The Immigrant Double Disadvantage among Blacks in the United States

Katharine M. Donato, Vanderbilt University
Anna Jacobs, Vanderbilt University
Brittany Hearne, Vanderbilt University

Prior studies have established that immigrant women in the United States and other countries are doubly disadvantaged in terms of labor market outcomes. Yet no study has considered whether and how a double disadvantage in labor force participation exists for black immigrants. This paper examines the double disadvantage for black immigrants from Caribbean and African nations compared to U.S. born blacks. Drawing from recent work that reconsiders the double disadvantage among U.S. immigrants, we also examine how marriage moderates the black double disadvantage. Our analysis reveals strong gendered differences in labor force participation and shows how marriage differentiates immigrant women’s labor force participation more so than men’s.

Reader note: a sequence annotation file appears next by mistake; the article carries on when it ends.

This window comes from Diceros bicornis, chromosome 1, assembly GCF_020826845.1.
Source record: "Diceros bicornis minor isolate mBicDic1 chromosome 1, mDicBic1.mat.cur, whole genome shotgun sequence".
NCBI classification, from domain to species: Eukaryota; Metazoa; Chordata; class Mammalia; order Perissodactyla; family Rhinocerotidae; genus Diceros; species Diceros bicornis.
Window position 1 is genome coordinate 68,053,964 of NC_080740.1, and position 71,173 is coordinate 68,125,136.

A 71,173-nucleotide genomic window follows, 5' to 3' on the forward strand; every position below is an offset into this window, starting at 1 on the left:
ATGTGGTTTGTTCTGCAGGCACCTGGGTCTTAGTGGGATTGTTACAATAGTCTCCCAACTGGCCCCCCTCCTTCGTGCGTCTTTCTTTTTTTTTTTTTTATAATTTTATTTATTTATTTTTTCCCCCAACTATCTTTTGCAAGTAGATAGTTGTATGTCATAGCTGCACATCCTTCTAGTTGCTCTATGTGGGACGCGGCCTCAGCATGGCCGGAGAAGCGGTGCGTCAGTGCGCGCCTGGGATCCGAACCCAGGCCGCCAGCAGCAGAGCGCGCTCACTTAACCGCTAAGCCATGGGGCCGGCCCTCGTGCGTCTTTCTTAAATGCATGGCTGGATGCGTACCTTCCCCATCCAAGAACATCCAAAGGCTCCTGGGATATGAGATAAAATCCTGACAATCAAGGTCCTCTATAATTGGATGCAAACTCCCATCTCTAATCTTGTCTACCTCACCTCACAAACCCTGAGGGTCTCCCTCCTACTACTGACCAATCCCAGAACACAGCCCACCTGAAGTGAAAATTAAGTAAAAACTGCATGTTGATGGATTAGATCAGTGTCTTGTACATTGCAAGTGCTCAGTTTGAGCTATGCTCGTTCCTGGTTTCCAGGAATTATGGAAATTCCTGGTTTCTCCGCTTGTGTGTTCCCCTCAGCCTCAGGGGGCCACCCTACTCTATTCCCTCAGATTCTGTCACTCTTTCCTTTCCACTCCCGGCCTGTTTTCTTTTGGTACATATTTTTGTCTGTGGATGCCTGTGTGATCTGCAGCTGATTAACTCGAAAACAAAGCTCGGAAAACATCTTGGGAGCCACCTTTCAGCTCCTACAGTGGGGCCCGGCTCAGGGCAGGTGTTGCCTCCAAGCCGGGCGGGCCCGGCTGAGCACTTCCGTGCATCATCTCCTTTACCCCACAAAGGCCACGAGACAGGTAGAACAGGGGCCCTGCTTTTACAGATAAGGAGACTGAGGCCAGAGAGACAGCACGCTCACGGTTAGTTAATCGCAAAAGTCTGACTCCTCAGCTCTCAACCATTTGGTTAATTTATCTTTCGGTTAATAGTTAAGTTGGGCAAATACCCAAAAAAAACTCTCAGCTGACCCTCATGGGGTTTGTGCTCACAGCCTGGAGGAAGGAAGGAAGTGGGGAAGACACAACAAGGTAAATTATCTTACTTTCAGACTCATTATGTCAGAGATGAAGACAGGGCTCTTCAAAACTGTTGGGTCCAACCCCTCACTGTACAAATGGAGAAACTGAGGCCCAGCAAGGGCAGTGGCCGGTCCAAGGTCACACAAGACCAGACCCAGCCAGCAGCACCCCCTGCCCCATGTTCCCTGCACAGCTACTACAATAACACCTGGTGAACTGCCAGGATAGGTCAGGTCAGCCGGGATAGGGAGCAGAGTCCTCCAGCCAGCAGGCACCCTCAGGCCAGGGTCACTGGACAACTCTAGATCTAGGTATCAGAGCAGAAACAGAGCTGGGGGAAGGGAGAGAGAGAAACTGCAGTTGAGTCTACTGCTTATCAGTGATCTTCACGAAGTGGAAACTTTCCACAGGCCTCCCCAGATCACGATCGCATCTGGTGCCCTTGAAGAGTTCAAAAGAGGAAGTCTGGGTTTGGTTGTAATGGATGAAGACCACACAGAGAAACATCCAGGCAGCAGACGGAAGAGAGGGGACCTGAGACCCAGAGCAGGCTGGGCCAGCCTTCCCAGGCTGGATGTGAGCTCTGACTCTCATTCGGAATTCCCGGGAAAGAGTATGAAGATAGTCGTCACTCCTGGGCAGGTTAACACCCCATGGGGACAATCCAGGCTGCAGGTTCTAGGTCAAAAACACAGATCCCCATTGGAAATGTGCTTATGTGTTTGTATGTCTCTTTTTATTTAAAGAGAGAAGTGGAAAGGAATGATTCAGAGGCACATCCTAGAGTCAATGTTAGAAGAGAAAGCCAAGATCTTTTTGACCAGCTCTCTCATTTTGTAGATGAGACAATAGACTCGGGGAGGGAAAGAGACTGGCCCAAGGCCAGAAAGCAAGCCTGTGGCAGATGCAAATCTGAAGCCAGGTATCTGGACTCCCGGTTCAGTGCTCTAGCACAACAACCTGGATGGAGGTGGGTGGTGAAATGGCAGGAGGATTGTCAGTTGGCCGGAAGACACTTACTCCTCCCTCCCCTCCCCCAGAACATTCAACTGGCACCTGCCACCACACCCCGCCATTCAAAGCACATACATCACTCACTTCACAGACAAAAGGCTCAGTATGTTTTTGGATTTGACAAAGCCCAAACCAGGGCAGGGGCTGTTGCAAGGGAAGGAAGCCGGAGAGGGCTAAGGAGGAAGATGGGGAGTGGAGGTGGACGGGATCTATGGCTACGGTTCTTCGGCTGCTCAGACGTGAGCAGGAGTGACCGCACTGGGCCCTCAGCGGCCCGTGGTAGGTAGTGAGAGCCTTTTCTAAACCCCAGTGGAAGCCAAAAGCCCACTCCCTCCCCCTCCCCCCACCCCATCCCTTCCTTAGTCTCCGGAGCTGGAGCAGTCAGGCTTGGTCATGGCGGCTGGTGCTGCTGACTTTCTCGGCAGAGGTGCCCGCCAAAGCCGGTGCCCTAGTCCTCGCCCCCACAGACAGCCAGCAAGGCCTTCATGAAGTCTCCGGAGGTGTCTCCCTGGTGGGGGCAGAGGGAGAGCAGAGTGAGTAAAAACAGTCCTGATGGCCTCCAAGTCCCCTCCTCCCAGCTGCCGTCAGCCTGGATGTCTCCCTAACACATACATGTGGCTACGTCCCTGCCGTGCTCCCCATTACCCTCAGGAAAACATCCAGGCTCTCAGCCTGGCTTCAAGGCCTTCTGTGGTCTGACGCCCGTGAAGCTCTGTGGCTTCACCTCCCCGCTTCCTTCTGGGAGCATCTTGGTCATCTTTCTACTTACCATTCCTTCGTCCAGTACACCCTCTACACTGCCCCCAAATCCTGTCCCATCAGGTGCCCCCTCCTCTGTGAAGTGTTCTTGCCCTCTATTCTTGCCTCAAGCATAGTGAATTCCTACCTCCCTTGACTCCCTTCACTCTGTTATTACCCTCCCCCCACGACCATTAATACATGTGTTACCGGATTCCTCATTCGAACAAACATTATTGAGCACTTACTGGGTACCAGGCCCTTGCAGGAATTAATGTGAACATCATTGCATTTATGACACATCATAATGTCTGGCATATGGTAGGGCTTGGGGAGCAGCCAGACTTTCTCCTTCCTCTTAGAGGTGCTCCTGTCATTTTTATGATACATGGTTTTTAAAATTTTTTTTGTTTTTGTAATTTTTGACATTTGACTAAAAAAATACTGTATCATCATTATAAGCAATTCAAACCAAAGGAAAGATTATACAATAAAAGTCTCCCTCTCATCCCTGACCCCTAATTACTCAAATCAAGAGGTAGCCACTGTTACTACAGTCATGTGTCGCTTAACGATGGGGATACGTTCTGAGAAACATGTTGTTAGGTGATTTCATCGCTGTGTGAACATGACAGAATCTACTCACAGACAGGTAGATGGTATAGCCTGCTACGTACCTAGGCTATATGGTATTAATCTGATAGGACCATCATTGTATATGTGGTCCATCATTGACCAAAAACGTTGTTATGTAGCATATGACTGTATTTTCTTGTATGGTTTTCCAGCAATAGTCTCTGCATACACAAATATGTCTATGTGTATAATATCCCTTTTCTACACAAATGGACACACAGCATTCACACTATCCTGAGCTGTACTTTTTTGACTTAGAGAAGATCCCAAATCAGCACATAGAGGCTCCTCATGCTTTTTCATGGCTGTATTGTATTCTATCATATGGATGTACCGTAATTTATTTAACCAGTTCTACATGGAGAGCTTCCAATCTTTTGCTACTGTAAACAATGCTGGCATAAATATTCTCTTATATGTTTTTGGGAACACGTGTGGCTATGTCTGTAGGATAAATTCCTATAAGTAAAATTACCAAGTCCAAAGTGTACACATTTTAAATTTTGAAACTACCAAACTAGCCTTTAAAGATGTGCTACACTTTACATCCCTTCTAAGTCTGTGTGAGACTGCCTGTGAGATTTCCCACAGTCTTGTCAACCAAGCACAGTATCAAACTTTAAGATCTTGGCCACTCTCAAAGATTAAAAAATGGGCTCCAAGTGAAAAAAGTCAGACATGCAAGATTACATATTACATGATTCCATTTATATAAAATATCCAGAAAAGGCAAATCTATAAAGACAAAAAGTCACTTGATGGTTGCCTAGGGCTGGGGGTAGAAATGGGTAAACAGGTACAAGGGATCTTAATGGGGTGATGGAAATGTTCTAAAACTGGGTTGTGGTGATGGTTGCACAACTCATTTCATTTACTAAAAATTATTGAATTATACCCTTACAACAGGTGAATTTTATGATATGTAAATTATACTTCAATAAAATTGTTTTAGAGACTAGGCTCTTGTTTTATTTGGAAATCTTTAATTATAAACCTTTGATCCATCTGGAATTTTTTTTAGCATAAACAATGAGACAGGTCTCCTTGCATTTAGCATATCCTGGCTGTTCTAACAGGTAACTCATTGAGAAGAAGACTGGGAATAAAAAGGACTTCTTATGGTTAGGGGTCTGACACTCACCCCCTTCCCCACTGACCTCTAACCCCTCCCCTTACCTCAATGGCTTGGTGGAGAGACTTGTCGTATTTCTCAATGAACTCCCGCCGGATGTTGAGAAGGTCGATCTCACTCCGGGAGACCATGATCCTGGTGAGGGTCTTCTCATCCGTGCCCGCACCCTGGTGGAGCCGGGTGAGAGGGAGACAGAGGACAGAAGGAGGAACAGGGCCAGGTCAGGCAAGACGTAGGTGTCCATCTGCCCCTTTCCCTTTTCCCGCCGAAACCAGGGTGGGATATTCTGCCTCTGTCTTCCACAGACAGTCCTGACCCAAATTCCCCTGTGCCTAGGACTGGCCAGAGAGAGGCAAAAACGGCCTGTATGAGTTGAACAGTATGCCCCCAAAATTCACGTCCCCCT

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 Presented in Session 41. Assimilation and Integration